Lockdown Adventurers, by Heather Wastie

Lockdown adventurers

8 people over ninety
falling from playground equipment
60 encounters
with venomous spiders

5,600 amateur builders
coming into contact
with electric hand tools
2,700 with hammer or saw

349 tussling
with lawnmowers
2,243 with hot drinks,
food, fats, cooking oils

Though many found comfort
adopting pets,
7,386 bitten, or struck,
by dogs

Ninety-year-old woman
bitten, or struck,
by crocodile
or alligator

Despite more time at home,
number struck by lightning
up
from 3 to 18

Adventurers
The tip of the iceberg

Found poem, written January 2021 using words from article: Covid: Thousands needed hospital treatment after lockdown DIY https://www.bbc.co.uk/news/uk-59854919

Former Worcestershire Poet Laureate Heather Wastie was born in Cradley Heath and now lives near Kidderminster. She has performed extensively across the UK and published eight poetry collections. On Twitter and Instagram she is @heatherwastie. Her Facebook group is Wastie’s Space, and her websitewww.WastiesSpace.co.uk is embarrassingly out of date.


 

Ageing Process, by Jane Shaer

Have you ever looked in the mirror to reflect 
Your age
And noticed that cellulite and wrinkles have taken centre stage?
It's then you wonder to yourself
How old should I be?
What sort of a body is this to be given me?

Have you noticed the hair upon your head Is starting to thin out
When the roots underneath are turning White and suddenly beginning to sprout?
It's then you wonder to yourself
Am I really OK?
Why not have a wig when prematurely grey?

Have you ever been to the dentist and while
Lying in the chair
He's fitting you with a crown
And you gaze up his nose in despair?
It's then you wonder to yourself
This guy's a nice enough chap.
But I only wish he'd finish off
Bridging that gap.

Have you ever been to the doctor to get a Jab for the flu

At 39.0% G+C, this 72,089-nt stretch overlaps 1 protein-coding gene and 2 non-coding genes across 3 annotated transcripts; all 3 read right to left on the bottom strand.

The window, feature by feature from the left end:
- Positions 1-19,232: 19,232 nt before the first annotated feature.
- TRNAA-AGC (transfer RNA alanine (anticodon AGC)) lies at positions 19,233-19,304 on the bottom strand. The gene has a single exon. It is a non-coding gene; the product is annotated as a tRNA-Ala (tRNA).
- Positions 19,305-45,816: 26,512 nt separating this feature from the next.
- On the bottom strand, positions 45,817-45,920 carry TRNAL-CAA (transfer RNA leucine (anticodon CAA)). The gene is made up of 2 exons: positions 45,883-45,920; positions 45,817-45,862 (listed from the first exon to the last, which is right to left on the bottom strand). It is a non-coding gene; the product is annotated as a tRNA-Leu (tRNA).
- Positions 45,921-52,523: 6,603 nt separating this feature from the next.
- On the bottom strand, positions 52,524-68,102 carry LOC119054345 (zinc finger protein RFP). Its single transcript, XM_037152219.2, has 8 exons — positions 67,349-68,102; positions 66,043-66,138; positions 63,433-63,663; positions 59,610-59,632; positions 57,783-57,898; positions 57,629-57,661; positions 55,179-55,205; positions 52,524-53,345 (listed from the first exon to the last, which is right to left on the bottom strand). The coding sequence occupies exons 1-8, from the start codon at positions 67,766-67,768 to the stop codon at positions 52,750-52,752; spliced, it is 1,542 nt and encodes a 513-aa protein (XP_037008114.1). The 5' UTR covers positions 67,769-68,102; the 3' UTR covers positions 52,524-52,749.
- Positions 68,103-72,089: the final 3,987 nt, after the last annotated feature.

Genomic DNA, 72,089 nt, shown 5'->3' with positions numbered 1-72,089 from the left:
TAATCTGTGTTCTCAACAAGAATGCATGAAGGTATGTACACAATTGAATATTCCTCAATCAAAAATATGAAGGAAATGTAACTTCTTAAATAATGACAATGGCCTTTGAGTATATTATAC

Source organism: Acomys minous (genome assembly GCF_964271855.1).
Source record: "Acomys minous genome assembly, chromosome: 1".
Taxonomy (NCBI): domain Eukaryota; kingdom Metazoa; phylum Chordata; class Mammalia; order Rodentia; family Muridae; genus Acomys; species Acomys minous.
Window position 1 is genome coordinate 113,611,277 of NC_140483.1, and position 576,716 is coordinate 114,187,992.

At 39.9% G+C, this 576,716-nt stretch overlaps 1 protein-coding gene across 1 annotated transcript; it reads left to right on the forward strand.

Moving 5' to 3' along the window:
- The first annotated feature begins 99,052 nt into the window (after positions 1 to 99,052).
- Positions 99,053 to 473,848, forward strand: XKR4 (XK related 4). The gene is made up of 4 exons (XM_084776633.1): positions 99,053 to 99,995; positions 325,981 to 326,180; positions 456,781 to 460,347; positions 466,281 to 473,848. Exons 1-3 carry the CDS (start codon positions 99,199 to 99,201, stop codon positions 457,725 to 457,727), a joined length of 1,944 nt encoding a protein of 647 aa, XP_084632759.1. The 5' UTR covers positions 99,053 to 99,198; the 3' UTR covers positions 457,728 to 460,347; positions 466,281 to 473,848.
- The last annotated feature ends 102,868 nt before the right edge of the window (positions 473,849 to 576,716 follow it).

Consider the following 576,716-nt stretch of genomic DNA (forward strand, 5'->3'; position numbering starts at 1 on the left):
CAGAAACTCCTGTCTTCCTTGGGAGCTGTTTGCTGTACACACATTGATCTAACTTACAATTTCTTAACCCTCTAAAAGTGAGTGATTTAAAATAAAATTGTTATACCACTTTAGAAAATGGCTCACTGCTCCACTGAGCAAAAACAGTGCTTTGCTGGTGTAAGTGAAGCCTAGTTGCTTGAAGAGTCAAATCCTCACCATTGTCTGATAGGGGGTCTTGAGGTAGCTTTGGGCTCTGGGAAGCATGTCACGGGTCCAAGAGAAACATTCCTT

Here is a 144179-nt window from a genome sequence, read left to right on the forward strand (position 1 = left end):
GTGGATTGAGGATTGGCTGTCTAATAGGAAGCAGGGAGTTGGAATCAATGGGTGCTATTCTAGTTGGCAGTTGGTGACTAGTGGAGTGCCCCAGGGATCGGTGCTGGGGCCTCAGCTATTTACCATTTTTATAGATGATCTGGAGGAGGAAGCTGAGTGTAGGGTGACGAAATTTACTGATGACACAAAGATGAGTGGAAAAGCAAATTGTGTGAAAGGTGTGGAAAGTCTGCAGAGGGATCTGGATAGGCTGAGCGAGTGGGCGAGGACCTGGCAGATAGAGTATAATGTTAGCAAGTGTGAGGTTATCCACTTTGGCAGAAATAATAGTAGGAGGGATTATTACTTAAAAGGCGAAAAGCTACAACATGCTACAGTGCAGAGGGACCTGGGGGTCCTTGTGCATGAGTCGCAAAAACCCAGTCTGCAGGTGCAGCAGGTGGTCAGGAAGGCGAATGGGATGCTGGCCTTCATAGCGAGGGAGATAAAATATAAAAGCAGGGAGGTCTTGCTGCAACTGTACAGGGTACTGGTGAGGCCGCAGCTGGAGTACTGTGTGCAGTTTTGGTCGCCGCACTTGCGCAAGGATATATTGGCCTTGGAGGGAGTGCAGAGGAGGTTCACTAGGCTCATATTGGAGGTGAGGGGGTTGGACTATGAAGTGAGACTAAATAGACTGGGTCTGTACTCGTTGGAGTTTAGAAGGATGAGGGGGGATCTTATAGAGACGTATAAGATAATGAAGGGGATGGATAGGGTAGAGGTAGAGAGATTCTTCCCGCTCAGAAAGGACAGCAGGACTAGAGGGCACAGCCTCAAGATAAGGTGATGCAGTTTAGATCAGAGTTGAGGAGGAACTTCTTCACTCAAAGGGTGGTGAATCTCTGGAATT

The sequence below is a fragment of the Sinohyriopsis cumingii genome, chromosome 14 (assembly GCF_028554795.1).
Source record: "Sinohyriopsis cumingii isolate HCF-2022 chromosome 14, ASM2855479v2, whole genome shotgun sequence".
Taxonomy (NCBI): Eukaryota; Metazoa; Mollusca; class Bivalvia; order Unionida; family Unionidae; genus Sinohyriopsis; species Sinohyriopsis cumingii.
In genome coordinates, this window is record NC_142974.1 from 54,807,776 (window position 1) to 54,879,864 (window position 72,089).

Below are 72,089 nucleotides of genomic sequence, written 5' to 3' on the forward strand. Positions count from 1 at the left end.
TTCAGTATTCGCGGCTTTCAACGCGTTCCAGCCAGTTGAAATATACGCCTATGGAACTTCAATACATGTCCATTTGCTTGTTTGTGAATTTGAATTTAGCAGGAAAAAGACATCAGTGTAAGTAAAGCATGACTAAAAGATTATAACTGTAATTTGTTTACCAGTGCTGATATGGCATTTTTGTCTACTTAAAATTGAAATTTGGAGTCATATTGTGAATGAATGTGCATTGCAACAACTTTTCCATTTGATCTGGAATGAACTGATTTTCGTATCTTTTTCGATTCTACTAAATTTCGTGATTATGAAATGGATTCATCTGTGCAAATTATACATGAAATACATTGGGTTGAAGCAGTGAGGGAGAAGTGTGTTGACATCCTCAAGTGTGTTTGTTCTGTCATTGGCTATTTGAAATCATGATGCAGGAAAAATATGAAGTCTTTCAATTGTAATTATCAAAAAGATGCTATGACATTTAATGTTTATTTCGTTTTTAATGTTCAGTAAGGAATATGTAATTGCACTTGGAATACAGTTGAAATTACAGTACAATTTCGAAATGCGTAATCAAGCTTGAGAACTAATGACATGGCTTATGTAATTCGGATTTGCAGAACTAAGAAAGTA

And asked him time and time again
Can I make love to you?
It's then you wonder to yourself
If my senility's on par.
Why not have a man aswell
When I have a crush on my car?

Have you ever had a Garam or Tika Masala
From an Indian takeaway
Not realising the affects it has on you
For many a day?
It's then you wonder to yourself
If this stuff is going to keep on passing Through.
How much longer must I spend VINDALOO?
 

Internet Dating, by Fiona Sinclair

Internet dating

At first my ‘best side' photo is mobbed by men
so feel like Scarlett O'Hara at a ball,
until I discover lads seeking carefree cougar sex
or a meal ticket,
and from my own demographic;
inquiries after my hosiery,
and panting mobile numbers.

I search through my matches past Kray twin lookalikes,
married men wearing tell-tale dark glasses,
sad self portraits with bed sit back grounds,
for the handful of guys I might accept a drink from-

beginning to e-flirt with grin and wink emoticons,
over the week I virtual two time
men from Rochester and Deal,
who bus stop chat about work and their tea,
neither making the gear change up to seduction.
Difficult I suppose for most blokes
who barely scrawl a birthday card for mum,
to strike a balance between " Hello Sexy" and " It's raining here",
and write me into bed with Casanova craft.

Fiona Sinclair ‘s new collection Second Wind will be published by Dempsey and Windle Press, in Spring 2022. Her poems, which are broadly autobiographical, deal with the possibilities of later life; from learning to ride pillion on a motor bike to falling in love again. Fiona is also very open when writing about her health issues especially depression. Yet despite this her collections are full of humour and an exuberance for adventures when they present themselves. She lives in a village in Kent with a great many books and a feral garden that she battles with every year.

 

Waiting, by Patricia Phillips-Batoma

Waiting

The pharmacy texts to say
my covid booster is waiting
and my flu shot too.

My booster sits with her legs crossed
in one of their uncomfortable chairs,
her foot swinging in palpable agitation.

She checks the time on her new device
in a pink glitter-encrusted case
with a few choice emoji stickers.

My flu shot sits straight-backed
with both feet on the floor
and reads a book.

She slips it inside a canvas bag
to check out the reading glasses,
the new ones, with animal print motifs.

One of these Friday evenings
I’ll wander in and bring them home
one in each arm.

Patricia Phillips-Batoma is a French to English translator and teacher who lives in central Illinois, USA. Her poems have been published in Plants & Poetry, Parentheses, Offcourse, and Tuck Magazine. She can be reached at phillipsbatoma@gmail.com.

 

An Asinine Poem, by Bruce Morton

OK, somebody had to do it.
Get their ass in gear, so to speak,
And in so doing plant their butt
To write about the human posterior
Exterior—arse, heinie, tush, the fanny.
I am bummed that it had to be me.
But here we are. I am bummed that
It took us this long. We are not talking
About pirate’s booty here, but what
The French call the derrière, or shaken,